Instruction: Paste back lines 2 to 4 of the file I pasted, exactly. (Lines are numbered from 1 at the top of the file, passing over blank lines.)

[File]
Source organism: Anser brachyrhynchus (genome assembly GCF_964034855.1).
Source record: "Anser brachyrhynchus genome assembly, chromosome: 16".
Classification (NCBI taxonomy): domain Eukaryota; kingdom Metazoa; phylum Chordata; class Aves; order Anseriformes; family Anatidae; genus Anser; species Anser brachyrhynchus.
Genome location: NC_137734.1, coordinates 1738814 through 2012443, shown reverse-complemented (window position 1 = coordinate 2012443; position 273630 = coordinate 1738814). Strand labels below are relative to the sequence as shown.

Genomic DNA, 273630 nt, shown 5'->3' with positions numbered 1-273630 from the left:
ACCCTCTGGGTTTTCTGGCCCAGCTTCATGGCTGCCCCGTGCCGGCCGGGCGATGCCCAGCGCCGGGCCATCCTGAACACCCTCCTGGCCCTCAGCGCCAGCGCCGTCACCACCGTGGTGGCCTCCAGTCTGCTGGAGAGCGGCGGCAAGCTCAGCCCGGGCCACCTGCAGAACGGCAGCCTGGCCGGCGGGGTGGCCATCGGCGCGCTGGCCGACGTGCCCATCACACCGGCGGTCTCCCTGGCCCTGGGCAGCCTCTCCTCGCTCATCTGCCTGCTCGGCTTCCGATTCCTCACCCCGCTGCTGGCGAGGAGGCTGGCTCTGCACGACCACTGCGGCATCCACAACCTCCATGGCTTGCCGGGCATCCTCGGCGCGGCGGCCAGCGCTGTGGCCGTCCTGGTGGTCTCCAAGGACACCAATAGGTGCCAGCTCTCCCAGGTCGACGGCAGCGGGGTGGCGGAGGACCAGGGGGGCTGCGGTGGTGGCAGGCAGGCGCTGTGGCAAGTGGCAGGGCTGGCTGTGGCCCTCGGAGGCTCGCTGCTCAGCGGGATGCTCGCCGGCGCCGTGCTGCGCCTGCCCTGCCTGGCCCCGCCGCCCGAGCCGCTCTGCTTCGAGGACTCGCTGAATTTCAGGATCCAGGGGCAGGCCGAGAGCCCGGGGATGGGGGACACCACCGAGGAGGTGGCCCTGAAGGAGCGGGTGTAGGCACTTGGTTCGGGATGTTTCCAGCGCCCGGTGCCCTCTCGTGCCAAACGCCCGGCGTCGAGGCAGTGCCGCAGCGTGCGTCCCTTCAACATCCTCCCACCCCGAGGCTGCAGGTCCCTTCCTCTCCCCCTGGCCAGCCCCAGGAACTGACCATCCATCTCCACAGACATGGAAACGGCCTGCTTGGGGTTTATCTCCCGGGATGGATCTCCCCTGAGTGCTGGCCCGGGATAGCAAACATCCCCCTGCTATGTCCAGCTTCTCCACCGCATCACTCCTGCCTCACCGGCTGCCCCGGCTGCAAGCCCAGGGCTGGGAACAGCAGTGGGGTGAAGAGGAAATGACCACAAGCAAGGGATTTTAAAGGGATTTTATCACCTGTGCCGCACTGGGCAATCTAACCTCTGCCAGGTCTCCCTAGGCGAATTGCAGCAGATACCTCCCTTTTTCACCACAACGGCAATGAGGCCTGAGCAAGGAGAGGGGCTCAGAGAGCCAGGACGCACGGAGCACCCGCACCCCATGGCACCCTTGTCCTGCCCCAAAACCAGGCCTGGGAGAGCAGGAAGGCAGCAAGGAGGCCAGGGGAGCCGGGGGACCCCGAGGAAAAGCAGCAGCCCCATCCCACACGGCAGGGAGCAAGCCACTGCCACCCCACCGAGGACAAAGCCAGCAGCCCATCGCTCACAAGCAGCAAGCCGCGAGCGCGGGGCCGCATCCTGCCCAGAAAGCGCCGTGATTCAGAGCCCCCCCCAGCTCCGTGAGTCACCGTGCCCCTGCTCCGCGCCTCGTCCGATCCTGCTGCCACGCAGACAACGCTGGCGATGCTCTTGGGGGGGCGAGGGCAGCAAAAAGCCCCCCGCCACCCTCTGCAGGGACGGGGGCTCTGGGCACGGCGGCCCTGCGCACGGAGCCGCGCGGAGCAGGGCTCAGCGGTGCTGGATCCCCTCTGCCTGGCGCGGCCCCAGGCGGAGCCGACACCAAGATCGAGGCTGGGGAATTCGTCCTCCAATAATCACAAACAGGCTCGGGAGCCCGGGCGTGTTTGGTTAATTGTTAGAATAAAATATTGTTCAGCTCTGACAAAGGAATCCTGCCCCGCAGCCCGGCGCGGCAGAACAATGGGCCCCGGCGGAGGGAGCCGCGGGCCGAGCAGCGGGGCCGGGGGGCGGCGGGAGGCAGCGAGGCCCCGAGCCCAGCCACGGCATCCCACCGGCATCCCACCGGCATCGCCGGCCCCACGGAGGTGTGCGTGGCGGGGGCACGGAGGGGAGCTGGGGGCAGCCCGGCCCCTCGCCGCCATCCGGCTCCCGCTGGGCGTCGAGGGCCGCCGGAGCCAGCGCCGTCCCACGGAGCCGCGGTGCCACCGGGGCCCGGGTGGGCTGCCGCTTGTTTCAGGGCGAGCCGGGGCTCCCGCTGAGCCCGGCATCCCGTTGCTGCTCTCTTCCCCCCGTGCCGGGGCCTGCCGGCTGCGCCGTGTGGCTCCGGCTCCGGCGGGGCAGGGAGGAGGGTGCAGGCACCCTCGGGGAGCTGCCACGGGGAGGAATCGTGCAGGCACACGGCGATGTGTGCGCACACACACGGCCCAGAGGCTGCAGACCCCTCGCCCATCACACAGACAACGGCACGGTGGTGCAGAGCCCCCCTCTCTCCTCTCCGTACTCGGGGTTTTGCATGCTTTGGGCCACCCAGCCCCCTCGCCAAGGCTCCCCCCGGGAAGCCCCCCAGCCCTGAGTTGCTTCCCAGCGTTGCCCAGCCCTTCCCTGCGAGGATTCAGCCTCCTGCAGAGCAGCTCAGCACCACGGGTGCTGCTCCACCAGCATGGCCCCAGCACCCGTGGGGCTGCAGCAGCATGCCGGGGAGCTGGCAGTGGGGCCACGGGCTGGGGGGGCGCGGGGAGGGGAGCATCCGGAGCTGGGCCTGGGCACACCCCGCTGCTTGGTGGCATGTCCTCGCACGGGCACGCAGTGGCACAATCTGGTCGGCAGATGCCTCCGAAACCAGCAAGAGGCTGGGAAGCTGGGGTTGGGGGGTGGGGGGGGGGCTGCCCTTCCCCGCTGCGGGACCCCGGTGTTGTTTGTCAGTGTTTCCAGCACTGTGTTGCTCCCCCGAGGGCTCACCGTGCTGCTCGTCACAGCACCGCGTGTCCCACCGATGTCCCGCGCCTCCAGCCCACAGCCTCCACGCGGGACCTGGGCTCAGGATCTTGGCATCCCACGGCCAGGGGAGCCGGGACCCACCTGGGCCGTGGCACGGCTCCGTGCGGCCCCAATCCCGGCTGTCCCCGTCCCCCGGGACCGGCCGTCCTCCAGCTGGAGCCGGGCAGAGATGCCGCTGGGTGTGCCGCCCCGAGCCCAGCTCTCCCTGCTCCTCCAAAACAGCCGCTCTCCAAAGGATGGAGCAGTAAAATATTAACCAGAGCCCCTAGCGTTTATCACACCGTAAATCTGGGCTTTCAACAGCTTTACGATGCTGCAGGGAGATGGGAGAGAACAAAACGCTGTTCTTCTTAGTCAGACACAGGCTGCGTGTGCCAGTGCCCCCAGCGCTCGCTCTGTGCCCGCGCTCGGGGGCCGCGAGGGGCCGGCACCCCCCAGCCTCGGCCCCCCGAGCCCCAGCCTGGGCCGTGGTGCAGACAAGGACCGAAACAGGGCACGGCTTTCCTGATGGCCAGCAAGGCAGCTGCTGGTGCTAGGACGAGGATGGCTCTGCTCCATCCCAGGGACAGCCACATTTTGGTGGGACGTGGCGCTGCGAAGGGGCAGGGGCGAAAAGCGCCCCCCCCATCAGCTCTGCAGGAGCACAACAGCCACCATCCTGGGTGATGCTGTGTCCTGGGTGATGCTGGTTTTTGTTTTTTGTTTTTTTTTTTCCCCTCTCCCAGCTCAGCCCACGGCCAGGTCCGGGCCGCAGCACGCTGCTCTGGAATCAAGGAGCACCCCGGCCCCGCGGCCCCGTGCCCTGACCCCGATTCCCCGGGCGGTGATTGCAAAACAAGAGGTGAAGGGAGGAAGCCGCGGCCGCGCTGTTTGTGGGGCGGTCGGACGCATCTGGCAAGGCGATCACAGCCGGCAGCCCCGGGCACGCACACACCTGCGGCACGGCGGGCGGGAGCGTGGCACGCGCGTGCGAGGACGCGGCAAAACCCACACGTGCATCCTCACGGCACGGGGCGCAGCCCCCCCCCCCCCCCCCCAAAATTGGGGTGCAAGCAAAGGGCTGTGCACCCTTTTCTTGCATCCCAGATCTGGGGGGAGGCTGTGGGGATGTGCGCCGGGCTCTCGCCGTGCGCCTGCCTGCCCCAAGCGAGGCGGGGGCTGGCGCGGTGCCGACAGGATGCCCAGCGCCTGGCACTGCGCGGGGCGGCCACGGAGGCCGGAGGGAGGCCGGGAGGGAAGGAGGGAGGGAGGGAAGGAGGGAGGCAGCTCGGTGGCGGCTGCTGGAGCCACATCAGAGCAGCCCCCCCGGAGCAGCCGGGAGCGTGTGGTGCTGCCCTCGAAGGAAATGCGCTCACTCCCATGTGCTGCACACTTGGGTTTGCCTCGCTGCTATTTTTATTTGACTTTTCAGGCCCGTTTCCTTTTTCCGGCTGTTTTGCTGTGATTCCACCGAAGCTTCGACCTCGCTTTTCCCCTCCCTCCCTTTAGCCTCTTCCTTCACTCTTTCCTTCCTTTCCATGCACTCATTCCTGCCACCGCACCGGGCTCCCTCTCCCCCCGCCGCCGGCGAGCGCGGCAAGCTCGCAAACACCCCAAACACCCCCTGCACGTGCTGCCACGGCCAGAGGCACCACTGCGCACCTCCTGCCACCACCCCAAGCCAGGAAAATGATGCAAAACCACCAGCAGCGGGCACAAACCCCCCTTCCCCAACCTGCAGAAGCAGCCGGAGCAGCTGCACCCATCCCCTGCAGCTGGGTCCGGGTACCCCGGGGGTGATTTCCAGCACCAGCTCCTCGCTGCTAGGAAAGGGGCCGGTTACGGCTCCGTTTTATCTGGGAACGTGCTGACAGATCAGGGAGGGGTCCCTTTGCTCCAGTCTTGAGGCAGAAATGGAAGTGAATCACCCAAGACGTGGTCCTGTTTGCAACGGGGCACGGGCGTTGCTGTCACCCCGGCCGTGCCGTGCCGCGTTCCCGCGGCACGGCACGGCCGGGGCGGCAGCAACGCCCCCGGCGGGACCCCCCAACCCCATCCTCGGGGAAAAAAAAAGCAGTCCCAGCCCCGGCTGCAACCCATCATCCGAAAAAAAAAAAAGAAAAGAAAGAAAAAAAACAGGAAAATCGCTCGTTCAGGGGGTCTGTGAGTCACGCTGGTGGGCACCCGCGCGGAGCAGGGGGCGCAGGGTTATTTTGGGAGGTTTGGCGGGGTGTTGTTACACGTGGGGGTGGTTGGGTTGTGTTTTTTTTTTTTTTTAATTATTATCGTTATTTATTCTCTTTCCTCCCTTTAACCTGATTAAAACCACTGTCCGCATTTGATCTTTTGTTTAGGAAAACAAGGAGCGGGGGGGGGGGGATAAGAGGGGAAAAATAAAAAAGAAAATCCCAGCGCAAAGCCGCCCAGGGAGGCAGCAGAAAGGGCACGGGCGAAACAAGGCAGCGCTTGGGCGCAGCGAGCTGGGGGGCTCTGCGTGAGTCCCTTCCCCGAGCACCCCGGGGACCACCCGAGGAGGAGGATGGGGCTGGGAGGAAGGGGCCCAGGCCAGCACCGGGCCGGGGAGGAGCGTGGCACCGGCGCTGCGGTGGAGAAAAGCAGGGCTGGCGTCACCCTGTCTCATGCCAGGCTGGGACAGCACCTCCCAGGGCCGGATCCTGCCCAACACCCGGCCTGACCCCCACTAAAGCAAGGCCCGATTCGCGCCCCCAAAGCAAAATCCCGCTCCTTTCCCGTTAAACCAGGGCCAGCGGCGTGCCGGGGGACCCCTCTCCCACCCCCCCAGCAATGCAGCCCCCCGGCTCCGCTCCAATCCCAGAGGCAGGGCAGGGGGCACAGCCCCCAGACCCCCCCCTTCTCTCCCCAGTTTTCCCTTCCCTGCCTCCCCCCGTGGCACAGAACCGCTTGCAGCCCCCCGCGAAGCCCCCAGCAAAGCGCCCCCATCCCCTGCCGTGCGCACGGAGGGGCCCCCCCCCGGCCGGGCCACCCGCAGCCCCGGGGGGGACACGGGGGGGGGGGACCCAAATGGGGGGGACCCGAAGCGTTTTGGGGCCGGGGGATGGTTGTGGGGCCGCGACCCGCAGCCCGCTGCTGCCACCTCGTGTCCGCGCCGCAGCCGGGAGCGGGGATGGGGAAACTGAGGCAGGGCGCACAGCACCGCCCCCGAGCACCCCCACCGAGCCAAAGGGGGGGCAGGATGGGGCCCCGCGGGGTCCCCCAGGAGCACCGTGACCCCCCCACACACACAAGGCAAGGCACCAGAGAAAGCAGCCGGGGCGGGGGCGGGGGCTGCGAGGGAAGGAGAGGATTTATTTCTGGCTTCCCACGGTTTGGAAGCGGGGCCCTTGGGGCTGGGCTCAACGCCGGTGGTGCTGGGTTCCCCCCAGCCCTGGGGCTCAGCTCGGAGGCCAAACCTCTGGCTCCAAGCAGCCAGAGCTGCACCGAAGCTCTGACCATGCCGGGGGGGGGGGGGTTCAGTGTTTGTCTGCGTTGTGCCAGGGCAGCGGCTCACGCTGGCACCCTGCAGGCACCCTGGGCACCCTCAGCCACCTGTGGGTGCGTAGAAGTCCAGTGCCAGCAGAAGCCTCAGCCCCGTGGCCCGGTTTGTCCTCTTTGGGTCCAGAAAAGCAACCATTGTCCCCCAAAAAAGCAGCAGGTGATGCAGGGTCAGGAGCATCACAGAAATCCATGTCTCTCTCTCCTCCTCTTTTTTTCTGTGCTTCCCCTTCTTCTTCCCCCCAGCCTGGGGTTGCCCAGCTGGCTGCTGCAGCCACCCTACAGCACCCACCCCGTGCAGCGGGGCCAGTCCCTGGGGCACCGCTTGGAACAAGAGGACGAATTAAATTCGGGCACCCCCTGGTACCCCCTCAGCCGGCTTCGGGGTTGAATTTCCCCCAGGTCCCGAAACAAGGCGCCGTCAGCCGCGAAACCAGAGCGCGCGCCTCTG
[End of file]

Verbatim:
Source record: "Anser brachyrhynchus genome assembly, chromosome: 16".
Classification (NCBI taxonomy): domain Eukaryota; kingdom Metazoa; phylum Chordata; class Aves; order Anseriformes; family Anatidae; genus Anser; species Anser brachyrhynchus.
Genome location: NC_137734.1, coordinates 1738814 through 2012443, shown reverse-complemented (window position 1 = coordinate 2012443; position 273630 = coordinate 1738814). Strand labels below are relative to the sequence as shown.